MONDAY, Dec. 3 (HealthDay News) -- Increasing numbers of U.S. children undergo diagnostic imaging tests such as MRIs and CT scans, and higher-radiation tests account for a growing proportion of these procedures, researchers report.
Their study of 2001-2009 insurance claims in southern California found that high-radiation procedures, which could raise the risk of cancer years later, are most commonly ordered for hospitalized children or those seen in emergency departments because of abdominal pain, headache and head injury.
Overall, physicians affiliated with a pediatric hospital in San Diego ordered 200,000 diagnostic tests using radiation for 63,000 children during the period reviewed, the researchers said. Almost 8,000 of the children had higher-radiation procedures, such as CT scans, angiography (x-ray of the inside of blood vessels) and/or fluoroscopy (moving images).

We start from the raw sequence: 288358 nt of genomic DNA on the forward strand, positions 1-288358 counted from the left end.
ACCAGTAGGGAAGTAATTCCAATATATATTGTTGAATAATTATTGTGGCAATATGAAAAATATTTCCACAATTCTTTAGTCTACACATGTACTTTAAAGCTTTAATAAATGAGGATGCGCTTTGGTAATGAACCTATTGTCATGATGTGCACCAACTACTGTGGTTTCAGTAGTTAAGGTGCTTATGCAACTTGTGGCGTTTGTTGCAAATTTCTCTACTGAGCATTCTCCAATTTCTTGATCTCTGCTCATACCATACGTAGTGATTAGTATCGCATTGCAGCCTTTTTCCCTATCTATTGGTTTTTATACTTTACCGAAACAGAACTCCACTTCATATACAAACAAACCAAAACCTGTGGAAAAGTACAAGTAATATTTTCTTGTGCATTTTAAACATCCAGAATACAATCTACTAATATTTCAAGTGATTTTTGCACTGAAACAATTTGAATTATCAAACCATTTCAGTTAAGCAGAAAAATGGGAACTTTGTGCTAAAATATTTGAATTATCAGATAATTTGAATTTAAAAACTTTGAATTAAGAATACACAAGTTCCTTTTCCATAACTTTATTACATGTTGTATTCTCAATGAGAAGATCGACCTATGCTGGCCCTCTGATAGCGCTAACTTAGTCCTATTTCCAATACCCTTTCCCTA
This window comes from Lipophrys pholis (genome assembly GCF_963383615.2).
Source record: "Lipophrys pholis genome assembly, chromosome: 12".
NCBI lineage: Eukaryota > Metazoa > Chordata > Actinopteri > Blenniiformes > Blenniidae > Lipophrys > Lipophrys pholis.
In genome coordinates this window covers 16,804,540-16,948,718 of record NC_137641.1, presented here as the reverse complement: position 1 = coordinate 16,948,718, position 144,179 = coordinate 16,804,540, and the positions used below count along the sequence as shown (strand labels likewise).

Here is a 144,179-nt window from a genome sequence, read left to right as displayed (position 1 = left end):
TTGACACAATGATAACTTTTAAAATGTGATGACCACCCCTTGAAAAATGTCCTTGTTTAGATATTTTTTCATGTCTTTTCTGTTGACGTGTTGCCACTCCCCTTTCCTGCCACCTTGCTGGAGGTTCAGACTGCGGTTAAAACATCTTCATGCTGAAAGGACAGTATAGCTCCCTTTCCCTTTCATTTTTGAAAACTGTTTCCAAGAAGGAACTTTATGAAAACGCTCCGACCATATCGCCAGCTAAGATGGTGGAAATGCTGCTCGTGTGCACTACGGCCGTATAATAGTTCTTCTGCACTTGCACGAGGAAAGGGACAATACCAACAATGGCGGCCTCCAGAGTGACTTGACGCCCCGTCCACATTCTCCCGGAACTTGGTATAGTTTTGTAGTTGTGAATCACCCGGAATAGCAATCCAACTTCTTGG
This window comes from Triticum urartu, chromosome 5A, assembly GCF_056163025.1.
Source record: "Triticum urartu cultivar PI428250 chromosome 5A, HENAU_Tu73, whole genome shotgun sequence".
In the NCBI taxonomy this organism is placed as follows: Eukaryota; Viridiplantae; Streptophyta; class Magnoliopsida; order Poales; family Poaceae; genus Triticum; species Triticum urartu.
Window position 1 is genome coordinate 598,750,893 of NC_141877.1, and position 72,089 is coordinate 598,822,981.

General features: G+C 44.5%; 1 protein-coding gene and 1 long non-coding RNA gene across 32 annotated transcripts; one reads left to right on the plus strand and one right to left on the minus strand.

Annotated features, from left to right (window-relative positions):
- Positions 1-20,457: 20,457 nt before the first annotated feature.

Older children and boys were more likely than younger kids and girls to undergo these tests, the study said.
"Our findings may help guide clinical practice to reduce unnecessary imaging-related radiation exposure in youth," said lead researcher Dr. Jeannie Huang, an associate professor in the division of pediatric gastroenterology at Rady Children's Hospital, at the University of California, San Diego. The study's goal was to identify where most of these pediatric imaging procedures are ordered, and for which children.
"We focused in particular on diagnostic imaging procedures associated with higher ionizing radiation, including CT, fluoroscopy and angiography," Huang said. "We found that . . . they were done mostly for gastrointestinal complaints and congenital conditions. Trauma and injuries and neurologic complaints also contributed to the use of these tests."
The report was published online Dec. 3 and will appear in the January print edition of the journal Pediatrics.
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